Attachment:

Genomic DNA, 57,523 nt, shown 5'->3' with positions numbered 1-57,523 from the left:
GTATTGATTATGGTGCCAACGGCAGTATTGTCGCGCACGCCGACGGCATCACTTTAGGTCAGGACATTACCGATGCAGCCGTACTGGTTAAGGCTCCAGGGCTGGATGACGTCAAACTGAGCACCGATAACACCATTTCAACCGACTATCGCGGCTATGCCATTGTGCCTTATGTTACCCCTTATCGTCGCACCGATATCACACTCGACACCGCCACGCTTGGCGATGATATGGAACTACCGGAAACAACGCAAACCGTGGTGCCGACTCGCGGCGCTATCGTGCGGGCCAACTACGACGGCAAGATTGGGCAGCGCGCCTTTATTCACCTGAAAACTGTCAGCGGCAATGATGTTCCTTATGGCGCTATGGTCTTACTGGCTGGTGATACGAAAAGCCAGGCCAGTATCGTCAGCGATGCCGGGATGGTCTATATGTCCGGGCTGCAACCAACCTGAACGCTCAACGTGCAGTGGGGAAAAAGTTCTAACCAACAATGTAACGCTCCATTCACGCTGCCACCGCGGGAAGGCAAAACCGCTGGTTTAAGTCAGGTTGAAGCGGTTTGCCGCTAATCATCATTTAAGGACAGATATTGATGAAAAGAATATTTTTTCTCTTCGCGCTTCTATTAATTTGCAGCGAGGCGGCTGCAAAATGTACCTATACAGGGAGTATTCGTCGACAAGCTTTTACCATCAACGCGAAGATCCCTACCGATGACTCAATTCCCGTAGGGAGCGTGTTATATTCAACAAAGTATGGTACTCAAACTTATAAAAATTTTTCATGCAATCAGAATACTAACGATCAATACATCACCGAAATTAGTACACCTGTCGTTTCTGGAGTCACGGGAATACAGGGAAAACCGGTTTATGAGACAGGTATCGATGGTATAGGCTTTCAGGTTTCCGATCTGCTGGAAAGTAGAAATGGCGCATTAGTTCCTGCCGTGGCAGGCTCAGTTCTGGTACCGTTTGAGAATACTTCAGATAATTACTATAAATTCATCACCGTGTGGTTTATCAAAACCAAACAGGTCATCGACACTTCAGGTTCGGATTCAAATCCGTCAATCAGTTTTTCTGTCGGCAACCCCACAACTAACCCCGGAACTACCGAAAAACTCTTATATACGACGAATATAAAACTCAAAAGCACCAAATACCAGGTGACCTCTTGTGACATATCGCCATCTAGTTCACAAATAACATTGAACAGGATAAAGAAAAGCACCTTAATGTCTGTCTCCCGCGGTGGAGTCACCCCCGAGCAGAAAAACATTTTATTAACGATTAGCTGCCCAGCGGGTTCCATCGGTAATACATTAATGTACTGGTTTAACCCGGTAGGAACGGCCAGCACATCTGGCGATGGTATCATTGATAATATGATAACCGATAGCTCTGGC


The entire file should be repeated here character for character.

Genomic DNA, 57,523 nt, shown 5'->3' with positions numbered 1-57,523 from the left:
GTATTGATTATGGTGCCAACGGCAGTATTGTCGCGCACGCCGACGGCATCACTTTAGGTCAGGACATTACCGATGCAGCCGTACTGGTTAAGGCTCCAGGGCTGGATGACGTCAAACTGAGCACCGATAACACCATTTCAACCGACTATCGCGGCTATGCCATTGTGCCTTATGTTACCCCTTATCGTCGCACCGATATCACACTCGACACCGCCACGCTTGGCGATGATATGGAACTACCGGAAACAACGCAAACCGTGGTGCCGACTCGCGGCGCTATCGTGCGGGCCAACTACGACGGCAAGATTGGGCAGCGCGCCTTTATTCACCTGAAAACTGTCAGCGGCAATGATGTTCCTTATGGCGCTATGGTCTTACTGGCTGGTGATACGAAAAGCCAGGCCAGTATCGTCAGCGATGCCGGGATGGTCTATATGTCCGGGCTGCAACCAACCTGAACGCTCAACGTGCAGTGGGGAAAAAGTTCTAACCAACAATGTAACGCTCCATTCACGCTGCCACCGCGGGAAGGCAAAACCGCTGGTTTAAGTCAGGTTGAAGCGGTTTGCCGCTAATCATCATTTAAGGACAGATATTGATGAAAAGAATATTTTTTCTCTTCGCGCTTCTATTAATTTGCAGCGAGGCGGCTGCAAAATGTACCTATACAGGGAGTATTCGTCGACAAGCTTTTACCATCAACGCGAAGATCCCTACCGATGACTCAATTCCCGTAGGGAGCGTGTTATATTCAACAAAGTATGGTACTCAAACTTATAAAAATTTTTCATGCAATCAGAATACTAACGATCAATACATCACCGAAATTAGTACACCTGTCGTTTCTGGAGTCACGGGAATACAGGGAAAACCGGTTTATGAGACAGGTATCGATGGTATAGGCTTTCAGGTTTCCGATCTGCTGGAAAGTAGAAATGGCGCATTAGTTCCTGCCGTGGCAGGCTCAGTTCTGGTACCGTTTGAGAATACTTCAGATAATTACTATAAATTCATCACCGTGTGGTTTATCAAAACCAAACAGGTCATCGACACTTCAGGTTCGGATTCAAATCCGTCAATCAGTTTTTCTGTCGGCAACCCCACAACTAACCCCGGAACTACCGAAAAACTCTTATATACGACGAATATAAAACTCAAAAGCACCAAATACCAGGTGACCTCTTGTGACATATCGCCATCTAGTTCACAAATAACATTGAACAGGATAAAGAAAAGCACCTTAATGTCTGTCTCCCGCGGTGGAGTCACCCCCGAGCAGAAAAACATTTTATTAACGATTAGCTGCCCAGCGGGTTCCATCGGTAATACATTAATGTACTGGTTTAACCCGGTAGGAACGGCCAGCACATCTGGCGATGGTATCATTGATAATATGATAACCGATAGCTCTGGC